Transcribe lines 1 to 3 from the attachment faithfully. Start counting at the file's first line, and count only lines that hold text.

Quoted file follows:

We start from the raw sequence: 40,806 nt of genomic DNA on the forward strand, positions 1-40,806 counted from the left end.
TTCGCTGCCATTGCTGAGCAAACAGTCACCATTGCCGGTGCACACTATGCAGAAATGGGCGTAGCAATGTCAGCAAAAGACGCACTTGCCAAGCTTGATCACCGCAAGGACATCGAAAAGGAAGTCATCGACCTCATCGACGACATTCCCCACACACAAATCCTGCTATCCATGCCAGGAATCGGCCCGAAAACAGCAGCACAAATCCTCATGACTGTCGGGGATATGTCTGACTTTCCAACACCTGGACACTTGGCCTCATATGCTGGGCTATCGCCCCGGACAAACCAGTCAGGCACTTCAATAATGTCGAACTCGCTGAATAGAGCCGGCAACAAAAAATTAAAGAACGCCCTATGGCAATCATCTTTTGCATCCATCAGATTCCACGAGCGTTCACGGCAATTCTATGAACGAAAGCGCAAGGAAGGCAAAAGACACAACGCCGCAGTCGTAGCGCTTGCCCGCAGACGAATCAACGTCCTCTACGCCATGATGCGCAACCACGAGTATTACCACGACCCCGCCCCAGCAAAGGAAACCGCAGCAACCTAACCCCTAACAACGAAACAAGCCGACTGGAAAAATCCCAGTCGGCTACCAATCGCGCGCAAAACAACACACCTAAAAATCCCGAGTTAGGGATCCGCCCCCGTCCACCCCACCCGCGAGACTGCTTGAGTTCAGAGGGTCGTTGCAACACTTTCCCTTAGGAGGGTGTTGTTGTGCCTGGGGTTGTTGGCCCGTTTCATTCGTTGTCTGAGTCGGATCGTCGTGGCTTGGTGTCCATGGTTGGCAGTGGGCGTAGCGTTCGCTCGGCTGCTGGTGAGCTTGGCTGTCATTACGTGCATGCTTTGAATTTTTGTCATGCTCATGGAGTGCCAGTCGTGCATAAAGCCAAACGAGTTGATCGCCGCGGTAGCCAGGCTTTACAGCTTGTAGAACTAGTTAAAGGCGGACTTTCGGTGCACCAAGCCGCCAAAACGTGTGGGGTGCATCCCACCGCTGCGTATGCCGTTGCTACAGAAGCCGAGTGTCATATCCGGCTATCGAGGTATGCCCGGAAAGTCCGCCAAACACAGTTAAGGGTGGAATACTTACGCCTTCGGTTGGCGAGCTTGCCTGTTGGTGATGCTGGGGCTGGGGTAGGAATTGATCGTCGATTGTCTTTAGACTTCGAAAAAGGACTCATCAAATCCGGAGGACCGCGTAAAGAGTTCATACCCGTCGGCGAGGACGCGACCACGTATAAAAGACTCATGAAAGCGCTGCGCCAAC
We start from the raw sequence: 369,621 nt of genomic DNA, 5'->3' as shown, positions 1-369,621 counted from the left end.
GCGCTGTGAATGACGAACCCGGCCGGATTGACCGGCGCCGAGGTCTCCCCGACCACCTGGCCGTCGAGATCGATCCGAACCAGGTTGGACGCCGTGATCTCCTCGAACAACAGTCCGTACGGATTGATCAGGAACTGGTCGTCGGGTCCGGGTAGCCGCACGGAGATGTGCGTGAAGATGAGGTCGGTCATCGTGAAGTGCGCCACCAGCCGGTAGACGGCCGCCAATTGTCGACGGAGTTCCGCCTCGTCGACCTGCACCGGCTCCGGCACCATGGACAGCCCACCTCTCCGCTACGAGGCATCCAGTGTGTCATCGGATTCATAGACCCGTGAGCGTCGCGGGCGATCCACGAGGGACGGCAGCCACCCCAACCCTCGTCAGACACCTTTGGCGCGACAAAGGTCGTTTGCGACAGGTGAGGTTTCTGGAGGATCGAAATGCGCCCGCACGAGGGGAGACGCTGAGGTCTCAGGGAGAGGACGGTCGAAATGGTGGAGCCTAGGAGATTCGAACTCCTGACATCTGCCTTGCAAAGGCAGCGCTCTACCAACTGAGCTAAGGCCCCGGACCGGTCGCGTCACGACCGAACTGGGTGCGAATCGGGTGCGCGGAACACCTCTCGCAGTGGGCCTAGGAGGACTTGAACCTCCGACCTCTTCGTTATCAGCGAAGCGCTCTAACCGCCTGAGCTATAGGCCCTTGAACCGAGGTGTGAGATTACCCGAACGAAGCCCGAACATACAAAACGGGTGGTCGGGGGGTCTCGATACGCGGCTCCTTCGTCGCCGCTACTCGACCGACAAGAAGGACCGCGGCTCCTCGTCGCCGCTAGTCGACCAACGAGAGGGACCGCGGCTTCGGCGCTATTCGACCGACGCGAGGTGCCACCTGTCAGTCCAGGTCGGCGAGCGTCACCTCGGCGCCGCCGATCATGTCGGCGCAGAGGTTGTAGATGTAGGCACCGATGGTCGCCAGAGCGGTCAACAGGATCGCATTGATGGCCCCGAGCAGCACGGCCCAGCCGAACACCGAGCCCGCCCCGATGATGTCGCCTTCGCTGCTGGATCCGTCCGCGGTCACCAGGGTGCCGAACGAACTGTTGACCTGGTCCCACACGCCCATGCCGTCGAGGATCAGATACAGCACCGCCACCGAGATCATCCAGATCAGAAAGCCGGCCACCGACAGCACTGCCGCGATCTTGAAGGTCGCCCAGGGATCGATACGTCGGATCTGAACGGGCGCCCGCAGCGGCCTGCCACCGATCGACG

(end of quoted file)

We start from the raw sequence: 40,806 nt of genomic DNA on the forward strand, positions 1-40,806 counted from the left end.
TTCGCTGCCATTGCTGAGCAAACAGTCACCATTGCCGGTGCACACTATGCAGAAATGGGCGTAGCAATGTCAGCAAAAGACGCACTTGCCAAGCTTGATCACCGCAAGGACATCGAAAAGGAAGTCATCGACCTCATCGACGACATTCCCCACACACAAATCCTGCTATCCATGCCAGGAATCGGCCCGAAAACAGCAGCACAAATCCTCATGACTGTCGGGGATATGTCTGACTTTCCAACACCTGGACACTTGGCCTCATATGCTGGGCTATCGCCCCGGACAAACCAGTCAGGCACTTCAATAATGTCGAACTCGCTGAATAGAGCCGGCAACAAAAAATTAAAGAACGCCCTATGGCAATCATCTTTTGCATCCATCAGATTCCACGAGCGTTCACGGCAATTCTATGAACGAAAGCGCAAGGAAGGCAAAAGACACAACGCCGCAGTCGTAGCGCTTGCCCGCAGACGAATCAACGTCCTCTACGCCATGATGCGCAACCACGAGTATTACCACGACCCCGCCCCAGCAAAGGAAACCGCAGCAACCTAACCCCTAACAACGAAACAAGCCGACTGGAAAAATCCCAGTCGGCTACCAATCGCGCGCAAAACAACACACCTAAAAATCCCGAGTTAGGGATCCGCCCCCGTCCACCCCACCCGCGAGACTGCTTGAGTTCAGAGGGTCGTTGCAACACTTTCCCTTAGGAGGGTGTTGTTGTGCCTGGGGTTGTTGGCCCGTTTCATTCGTTGTCTGAGTCGGATCGTCGTGGCTTGGTGTCCATGGTTGGCAGTGGGCGTAGCGTTCGCTCGGCTGCTGGTGAGCTTGGCTGTCATTACGTGCATGCTTTGAATTTTTGTCATGCTCATGGAGTGCCAGTCGTGCATAAAGCCAAACGAGTTGATCGCCGCGGTAGCCAGGCTTTACAGCTTGTAGAACTAGTTAAAGGCGGACTTTCGGTGCACCAAGCCGCCAAAACGTGTGGGGTGCATCCCACCGCTGCGTATGCCGTTGCTACAGAAGCCGAGTGTCATATCCGGCTATCGAGGTATGCCCGGAAAGTCCGCCAAACACAGTTAAGGGTGGAATACTTACGCCTTCGGTTGGCGAGCTTGCCTGTTGGTGATGCTGGGGCTGGGGTAGGAATTGATCGTCGATTGTCTTTAGACTTCGAAAAAGGACTCATCAAATCCGGAGGACCGCGTAAAGAGTTCATACCCGTCGGCGAGGACGCGACCACGTATAAAAGACTCATGAAAGCGCTGCGCCAAC
We start from the raw sequence: 369,621 nt of genomic DNA, 5'->3' as shown, positions 1-369,621 counted from the left end.